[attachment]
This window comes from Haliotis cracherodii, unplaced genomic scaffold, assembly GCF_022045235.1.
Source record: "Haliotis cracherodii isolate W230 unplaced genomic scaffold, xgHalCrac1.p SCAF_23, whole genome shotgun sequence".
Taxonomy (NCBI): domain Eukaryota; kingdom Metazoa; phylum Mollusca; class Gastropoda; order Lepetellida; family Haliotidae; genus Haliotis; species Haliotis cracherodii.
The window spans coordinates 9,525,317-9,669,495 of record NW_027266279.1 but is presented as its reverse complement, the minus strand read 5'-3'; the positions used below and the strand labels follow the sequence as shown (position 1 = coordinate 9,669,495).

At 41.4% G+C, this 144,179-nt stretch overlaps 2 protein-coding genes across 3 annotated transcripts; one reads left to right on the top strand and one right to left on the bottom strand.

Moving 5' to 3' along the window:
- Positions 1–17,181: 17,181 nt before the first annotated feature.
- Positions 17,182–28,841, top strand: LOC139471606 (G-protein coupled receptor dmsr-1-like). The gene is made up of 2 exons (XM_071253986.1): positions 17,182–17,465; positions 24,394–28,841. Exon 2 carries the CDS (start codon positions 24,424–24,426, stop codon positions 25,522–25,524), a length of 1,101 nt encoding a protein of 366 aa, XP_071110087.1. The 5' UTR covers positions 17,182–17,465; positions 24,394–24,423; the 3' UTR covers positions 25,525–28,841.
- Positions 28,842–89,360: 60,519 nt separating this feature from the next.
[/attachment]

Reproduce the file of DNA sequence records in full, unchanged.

This window comes from Haliotis cracherodii, unplaced genomic scaffold, assembly GCF_022045235.1.
Source record: "Haliotis cracherodii isolate W230 unplaced genomic scaffold, xgHalCrac1.p SCAF_23, whole genome shotgun sequence".
Taxonomy (NCBI): domain Eukaryota; kingdom Metazoa; phylum Mollusca; class Gastropoda; order Lepetellida; family Haliotidae; genus Haliotis; species Haliotis cracherodii.
The window spans coordinates 9,525,317-9,669,495 of record NW_027266279.1 but is presented as its reverse complement, the minus strand read 5'-3'; the positions used below and the strand labels follow the sequence as shown (position 1 = coordinate 9,669,495).

At 41.4% G+C, this 144,179-nt stretch overlaps 2 protein-coding genes across 3 annotated transcripts; one reads left to right on the top strand and one right to left on the bottom strand.

Moving 5' to 3' along the window:
- Positions 1–17,181: 17,181 nt before the first annotated feature.
- Positions 17,182–28,841, top strand: LOC139471606 (G-protein coupled receptor dmsr-1-like). The gene is made up of 2 exons (XM_071253986.1): positions 17,182–17,465; positions 24,394–28,841. Exon 2 carries the CDS (start codon positions 24,424–24,426, stop codon positions 25,522–25,524), a length of 1,101 nt encoding a protein of 366 aa, XP_071110087.1. The 5' UTR covers positions 17,182–17,465; positions 24,394–24,423; the 3' UTR covers positions 25,525–28,841.
- Positions 28,842–89,360: 60,519 nt separating this feature from the next.